The SJC attacked the problem from two vantage points: 1. Was the trustees’ authority such that the husband could have a legally enforceable interest? 2. If so, was the husband’s interest, as one of 11 living beneficiaries, subject to expansion by reason of newly birthed issue, sufficiently discernible to call it an asset and assign an interest in it to the wife?

The answer on each was a resounding “no”.

The critical language was that the trustees:

“… shall pay to or apply for…

… any one or more of the Donor’s then living issue…

… such amounts of income and principal and income…

… in [the trustees’] sole discretion…

… in equal or unequal shares…

… for the comfortable support, health, maintenance, welfare and education of [the beneficiaries]...”

The wife, and the Appeals Court, focused on the “shall” and the so-called “ascertainable standard”, i.e., the “comfortable support” clause, to argue that the Husband could plausibly force the trustees to make any distribution to him that qualified under that standard. An enforceable right equals an asset, they reasoned.

The husband, and ultimately the SJC, instead seized on the open class of beneficiaries, “sole discretion” and the “equal or unequal shares” leeway, to undermine the claim that the Husband could really enforce anything. Because the donor vested the trustees with sole discretion, because some beneficiaries could receive less than others – including nothing – and because the husband’s interest could be diluted by the birth of new beneficiaries, the SJC concluded that there was nothing to enforce; hence no asset; but rather a mere “expectancy”, i.e., an economic factor but not a divisible asset under equitable division law.

The facts bore out the high court’s analysis. To the point of the parties’ divorce, only 3 of the 11 beneficiaries had received anything from the trustees. What the husband and his siblings did receive varied year-to-year, heavily dependent on the productivity of the trust res, which was stock in the donor’s company. When divorce hit, distributions for the husband stopped cold. Could they resume? Sure. Was there any legal path for the husband to compel resumption. Not by the SJC’s light.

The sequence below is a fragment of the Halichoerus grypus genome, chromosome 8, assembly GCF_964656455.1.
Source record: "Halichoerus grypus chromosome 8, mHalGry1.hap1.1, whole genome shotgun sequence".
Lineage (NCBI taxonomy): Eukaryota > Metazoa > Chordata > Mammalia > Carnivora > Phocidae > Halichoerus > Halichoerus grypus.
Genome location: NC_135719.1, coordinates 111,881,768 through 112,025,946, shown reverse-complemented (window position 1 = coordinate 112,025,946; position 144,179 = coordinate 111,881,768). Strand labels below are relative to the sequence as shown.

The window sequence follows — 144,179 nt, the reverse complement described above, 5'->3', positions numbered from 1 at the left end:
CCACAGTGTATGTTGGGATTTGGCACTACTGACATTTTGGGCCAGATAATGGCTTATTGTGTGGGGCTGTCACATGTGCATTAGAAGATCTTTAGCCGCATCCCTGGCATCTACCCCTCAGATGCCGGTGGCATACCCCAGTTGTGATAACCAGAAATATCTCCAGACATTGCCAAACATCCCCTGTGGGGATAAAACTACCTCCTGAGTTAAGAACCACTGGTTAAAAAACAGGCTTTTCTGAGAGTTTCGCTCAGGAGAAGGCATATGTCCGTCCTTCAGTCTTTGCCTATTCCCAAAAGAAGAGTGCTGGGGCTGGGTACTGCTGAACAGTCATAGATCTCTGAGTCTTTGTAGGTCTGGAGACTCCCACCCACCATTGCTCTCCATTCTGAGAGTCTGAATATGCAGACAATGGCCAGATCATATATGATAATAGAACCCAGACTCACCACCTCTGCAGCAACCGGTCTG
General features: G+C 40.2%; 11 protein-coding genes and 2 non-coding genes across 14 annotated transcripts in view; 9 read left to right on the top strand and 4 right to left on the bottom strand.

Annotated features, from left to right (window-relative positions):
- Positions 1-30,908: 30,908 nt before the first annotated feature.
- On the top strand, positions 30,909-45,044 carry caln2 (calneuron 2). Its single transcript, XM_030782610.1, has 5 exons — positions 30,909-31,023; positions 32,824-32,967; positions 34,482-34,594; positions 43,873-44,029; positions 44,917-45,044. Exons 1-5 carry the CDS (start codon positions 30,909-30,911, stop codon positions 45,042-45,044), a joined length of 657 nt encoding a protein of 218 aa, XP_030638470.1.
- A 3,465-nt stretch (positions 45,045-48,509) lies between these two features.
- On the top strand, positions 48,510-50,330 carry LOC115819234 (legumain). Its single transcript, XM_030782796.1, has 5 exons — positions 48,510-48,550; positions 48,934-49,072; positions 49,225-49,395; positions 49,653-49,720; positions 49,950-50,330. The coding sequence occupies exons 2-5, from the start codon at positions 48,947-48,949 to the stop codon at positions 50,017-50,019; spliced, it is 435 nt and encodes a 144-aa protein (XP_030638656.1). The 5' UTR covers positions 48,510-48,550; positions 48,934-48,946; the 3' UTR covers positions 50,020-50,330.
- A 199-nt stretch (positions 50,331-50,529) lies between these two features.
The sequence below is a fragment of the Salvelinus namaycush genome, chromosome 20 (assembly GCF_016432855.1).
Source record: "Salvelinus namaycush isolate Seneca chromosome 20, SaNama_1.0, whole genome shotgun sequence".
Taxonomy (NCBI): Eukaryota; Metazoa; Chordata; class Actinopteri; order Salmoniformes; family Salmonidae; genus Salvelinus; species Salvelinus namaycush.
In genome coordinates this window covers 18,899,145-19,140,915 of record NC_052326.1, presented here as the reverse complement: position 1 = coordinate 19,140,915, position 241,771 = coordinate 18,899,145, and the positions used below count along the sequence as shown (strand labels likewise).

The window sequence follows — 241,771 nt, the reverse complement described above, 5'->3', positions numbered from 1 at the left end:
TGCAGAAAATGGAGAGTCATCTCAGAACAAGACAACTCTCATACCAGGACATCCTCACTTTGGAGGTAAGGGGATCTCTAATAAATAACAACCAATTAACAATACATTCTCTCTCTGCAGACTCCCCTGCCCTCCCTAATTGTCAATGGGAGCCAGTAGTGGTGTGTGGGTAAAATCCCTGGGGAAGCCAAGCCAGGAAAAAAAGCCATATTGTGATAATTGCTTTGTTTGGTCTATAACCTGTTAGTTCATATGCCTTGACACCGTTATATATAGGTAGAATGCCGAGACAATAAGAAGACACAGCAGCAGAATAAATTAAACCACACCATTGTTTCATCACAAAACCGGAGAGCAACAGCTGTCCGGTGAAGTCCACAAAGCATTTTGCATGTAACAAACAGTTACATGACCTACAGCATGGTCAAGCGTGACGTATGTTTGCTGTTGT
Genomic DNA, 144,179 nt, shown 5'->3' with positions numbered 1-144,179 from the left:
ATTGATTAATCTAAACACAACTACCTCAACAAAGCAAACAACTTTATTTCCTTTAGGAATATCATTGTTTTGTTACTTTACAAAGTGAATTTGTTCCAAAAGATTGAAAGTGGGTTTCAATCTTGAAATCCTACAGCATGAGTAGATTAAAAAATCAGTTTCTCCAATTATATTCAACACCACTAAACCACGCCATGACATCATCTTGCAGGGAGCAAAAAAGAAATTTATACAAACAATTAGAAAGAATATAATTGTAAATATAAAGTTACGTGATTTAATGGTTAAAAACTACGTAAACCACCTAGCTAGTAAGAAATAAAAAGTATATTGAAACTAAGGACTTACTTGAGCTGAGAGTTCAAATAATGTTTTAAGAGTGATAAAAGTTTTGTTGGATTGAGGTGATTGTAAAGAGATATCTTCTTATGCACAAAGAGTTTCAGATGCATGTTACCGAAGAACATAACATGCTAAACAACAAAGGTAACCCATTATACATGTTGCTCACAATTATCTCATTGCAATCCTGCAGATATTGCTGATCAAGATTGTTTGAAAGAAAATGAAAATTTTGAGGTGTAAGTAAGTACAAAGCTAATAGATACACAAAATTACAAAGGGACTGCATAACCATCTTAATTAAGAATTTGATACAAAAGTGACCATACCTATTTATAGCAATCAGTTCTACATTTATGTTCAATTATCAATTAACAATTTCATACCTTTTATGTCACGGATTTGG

The substantial history of trust distributions to Mr. Pfannenstiehl constituted an important financial consideration for this divorcing family, which, however, did not make it any more enforceable, the court analogized, than social security. The SJC remanded for reconsideration of the trial court’s decision to not award alimony to the wife, with language that could even justify a reconfiguration of the remaining marital assets, as impacted by the potential quantum of the husband trust expectancy. But, assignable property? No.

The bottom line for practitioners is that the financial history of the trust matters, but trust language really matters. The trial court’s charge is to determine, as nearly as possible, what the donor intended, as gleaned from the trust instrument. By that measure, this was not a hard case.

Now, one of these days, we are going to get a case that tells us something about how to value a trust interest that is a marital asset.